History of Sarnano: from the Picentes to the birth of the Comune
The municipality of Sarnano may just have celebrated its750th birthday, but its history has far more ancient roots, interwoven with known events of national and transnational interest.
The age of the Picentes
The territory of Sarnano has been inhabited for many, many centuries and numerous populations have left their traces. The Umbri and the Picentes lived in this area, rich in natural resources such as natural springs, forests and meadows. Moreover, Sarnano was a compulsory gateway for anyone crossing the Apennines. Toponyms such as Valle Jana and Tennacola can be traced back to the ancient pagan gods Janus (Sun god of the Picentes) and Tinia (Etruscan Zeus). Moreover, in the countryside around the town, an oval stone was found, probably a pagan altar, known today as Pietra di Terro or Uovo di Sarnano (a large white egg-shaped stone).
The age of the Roman Empire
The discovery of Roman centuriation stones from the age of Augustus corroborate the theory of the praedial origin of the name of Sarnano. From the inscription on a boundary stone (Decumano IIII, Cardo I-II-III), found between Sarnano and Amandola, it can be deduced that the land was divided into a centuriated and a non-centuriated area: the latter corresponded with the mountain territories covered with meadows and forests and intended for use by the entire community.
The age of Charlemagne
After the fall of the Roman Empire, the lands were invaded by Goths, Langobards and Franks, who introduced the feudal system.
By the beginning of the year 1000, the Roman Empire and its cities was a distant memory: the centre of medieval life was now the castle, usually perched on a hill at the intersection of two rivers, and not far from the main roads.
Of all the Frank families, we are particularly interested in the Mainardi, from whom the castle above Sarnano takes its name. The character that we are the most curious about is Fidesmido, who, by means of armed attacks and money, was able to subjugate the lords of the Castel of Malvicino and gain possession of the lands between Sarnano and Gualdo. In 1244, the mountain lands were given to his son Rinaldo, who settled in Brunforte Castle and became the famous forefather of the Lords of Brunforte.
The age of Brunforte
The area of Sarnano had several castles: in addition to Brunforte and Malvicino, we also find Poggio San Michele, Schito, Castelvecchio, Bisio, Balzo, Terro, Poggio San Costanzo, Castel Mainardo, Garulla, Galgino and San Savino. The inhabitants who fled from these castles would have given birth to the Comunanza di Sarnano, but let us continue in the right order.
The events related to the birth of the Comune di Sarnano fit into the better known and bigger picture of the battles between the Papacy and the Empire. In fact, Rinaldo di Brunforte was considered by Federico Barbarossa (Frederick I of the Holy Roman Empire) as one of the most precious and loyal Ghibellines of the Marca, to the point that he was treated as an imperial legate even though he had no formal nomination. When Federico II died in 1250, the power of the Ghibellines in the Marca began to waver and dissatisfaction, which had started spreading in the previous decades, gained the upper hand forcing Rinaldo to seek out new alliances in the Papacy. In 1260, following the accomplishments of Manfredi, Rinaldo switched sides again, gaining several areas of land. In 1264, Pope Urban IV sent Cardinal Simone Paltinierito the Marca, threatening Rinaldo and others to show their respect under penalty of excommunication and loss of territory as a sanction for supporting the imperial cause. Rinaldo of Brunforte refused to obey.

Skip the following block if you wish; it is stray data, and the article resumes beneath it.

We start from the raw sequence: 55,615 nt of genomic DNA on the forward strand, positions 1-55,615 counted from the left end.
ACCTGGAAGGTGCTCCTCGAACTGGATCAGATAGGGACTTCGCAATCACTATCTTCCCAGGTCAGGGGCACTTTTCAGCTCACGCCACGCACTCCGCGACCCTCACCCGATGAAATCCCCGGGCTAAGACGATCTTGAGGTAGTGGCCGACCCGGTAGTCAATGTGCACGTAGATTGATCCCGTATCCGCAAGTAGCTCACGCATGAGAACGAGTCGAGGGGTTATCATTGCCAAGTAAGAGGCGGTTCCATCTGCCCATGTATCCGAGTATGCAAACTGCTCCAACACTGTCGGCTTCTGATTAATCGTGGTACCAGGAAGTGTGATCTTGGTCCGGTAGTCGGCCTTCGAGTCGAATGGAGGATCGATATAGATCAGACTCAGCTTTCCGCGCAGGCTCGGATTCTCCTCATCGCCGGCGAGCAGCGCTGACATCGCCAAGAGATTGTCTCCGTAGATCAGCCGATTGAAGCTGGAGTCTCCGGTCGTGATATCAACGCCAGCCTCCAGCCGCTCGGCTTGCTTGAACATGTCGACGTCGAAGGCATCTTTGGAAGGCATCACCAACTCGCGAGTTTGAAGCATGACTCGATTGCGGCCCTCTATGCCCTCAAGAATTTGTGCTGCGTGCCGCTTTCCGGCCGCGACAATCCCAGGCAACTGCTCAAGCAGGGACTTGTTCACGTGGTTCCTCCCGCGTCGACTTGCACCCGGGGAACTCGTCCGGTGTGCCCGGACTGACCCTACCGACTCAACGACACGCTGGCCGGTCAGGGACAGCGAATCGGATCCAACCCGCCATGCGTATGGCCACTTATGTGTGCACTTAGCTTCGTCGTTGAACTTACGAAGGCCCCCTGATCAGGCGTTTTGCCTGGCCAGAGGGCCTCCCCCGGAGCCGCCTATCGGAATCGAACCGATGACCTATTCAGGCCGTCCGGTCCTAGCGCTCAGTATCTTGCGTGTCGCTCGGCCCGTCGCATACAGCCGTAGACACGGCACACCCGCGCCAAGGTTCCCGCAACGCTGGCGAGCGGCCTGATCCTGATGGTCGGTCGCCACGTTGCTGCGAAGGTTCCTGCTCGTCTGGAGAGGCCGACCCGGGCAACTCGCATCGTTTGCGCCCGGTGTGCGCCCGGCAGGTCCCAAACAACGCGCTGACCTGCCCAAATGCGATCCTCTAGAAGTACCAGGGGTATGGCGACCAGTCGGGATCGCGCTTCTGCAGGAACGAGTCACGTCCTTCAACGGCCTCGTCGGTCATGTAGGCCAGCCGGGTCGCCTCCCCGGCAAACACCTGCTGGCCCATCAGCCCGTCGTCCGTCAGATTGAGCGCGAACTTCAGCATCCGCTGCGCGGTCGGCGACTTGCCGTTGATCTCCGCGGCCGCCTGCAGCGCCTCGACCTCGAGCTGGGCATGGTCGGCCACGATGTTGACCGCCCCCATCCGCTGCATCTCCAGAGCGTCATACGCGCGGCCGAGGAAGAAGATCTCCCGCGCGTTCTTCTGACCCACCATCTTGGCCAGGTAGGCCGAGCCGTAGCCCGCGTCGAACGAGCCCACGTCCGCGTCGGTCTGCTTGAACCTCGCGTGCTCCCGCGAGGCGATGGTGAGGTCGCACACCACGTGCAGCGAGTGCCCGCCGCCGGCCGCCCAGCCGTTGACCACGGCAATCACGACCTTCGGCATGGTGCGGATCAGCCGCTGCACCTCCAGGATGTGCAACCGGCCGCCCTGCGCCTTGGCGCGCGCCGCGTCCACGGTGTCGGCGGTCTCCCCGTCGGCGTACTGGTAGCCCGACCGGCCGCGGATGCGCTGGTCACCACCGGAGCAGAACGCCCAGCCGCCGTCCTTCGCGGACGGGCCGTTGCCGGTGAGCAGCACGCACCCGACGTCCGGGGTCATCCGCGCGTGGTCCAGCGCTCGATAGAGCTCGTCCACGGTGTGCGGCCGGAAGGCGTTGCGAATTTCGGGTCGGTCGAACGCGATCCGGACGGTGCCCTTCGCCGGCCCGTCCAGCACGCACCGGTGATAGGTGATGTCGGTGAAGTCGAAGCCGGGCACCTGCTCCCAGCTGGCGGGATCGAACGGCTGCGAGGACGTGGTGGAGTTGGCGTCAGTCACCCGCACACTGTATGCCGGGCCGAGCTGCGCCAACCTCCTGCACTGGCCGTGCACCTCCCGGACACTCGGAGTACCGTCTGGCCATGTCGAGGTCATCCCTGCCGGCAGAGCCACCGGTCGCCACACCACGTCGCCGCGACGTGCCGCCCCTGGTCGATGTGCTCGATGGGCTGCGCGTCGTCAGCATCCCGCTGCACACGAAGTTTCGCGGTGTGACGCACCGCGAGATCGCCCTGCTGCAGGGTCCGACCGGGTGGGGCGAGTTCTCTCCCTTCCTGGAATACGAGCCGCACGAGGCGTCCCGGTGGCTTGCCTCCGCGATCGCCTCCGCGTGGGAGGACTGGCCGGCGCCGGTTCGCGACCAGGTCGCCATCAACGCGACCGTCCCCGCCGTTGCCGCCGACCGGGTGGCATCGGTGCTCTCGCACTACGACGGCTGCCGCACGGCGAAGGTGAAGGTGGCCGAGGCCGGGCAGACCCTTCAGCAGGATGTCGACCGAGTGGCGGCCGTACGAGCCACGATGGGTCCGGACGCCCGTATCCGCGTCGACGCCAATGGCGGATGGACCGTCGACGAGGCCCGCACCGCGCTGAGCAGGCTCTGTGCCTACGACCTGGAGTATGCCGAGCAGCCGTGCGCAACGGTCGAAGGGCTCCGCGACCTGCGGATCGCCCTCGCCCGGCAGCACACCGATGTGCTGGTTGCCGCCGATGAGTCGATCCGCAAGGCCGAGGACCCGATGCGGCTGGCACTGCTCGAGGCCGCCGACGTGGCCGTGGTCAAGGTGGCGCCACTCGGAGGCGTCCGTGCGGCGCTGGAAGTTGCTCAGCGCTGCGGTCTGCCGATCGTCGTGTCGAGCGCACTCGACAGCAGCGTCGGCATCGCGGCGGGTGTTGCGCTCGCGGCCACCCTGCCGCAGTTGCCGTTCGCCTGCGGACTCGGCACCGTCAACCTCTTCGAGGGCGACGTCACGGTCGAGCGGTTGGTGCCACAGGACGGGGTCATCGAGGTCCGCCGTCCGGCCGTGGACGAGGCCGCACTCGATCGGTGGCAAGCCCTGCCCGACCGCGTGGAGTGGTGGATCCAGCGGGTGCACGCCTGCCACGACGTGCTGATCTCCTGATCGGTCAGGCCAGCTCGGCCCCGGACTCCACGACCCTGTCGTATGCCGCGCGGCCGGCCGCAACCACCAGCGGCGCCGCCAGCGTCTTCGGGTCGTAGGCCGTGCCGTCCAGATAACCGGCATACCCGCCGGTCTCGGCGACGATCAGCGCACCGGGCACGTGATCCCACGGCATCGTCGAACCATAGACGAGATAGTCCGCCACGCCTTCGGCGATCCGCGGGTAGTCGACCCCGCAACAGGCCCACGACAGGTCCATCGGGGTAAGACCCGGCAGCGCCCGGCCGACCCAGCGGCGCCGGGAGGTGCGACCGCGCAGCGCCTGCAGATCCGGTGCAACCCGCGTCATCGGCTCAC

The birth of the Comune
On the 1st of June 1265, Cardinal Paltinieri freed the inhabitants of the Comunanza of Sarnano from the subjugation of the Lords of Brunforte, but, only one year after this event, with the defeat of Manfredi and the support of Carlo D’Angiò, the political strategy of the Church changed again. The new Papal Legate, Fulcone di Poggio Ricardo, returned Sarnano to the Brunforte without cancelling the measures enacted by Paltinieri. The political paradox gave rise to a fight between Rinaldo of Brunforte and the inhabitants of the new Castle of Sarnano.
The quarrels were put to an end on the 19th of June of 1281, when, at the suggestion of Fulcone, the Sarnanesi and Rinaldo decided to come to terms with the situation by entrusting the resolution of the quarrel to two abbots: Giovanni of the Abbey of San Vincenzo and San Anastasio from Amandola, and Mauro of the Abbey of Piobbico. On 14 July, the agreement was signed by no fewer than four notaries and on 23 of November, Rinaldo, after being elected as “podestà” (a high official in the Middle Ages) in Pisa, authorised his sons to free every vassal, including the inhabitants of Sarnano. Whether this decision was based on the wish to preserve his lands or on the knowledge that times where changing is hard to tell.
On the23rd of June of 1282, the Abbots Mauro and Giovanni issued their final verdict: the Lords of Brunforte must acknowledge the commune of Sarnano, considering themselves as its châtelains and destroy all their castles, except for the Brunforte castle. This act officially put an end to the age of the Brunforte and ushered in the era of the Comune di Sarnano. Rinaldo, the last representative nobleman of a world now in decline, died on August 30 of the same year.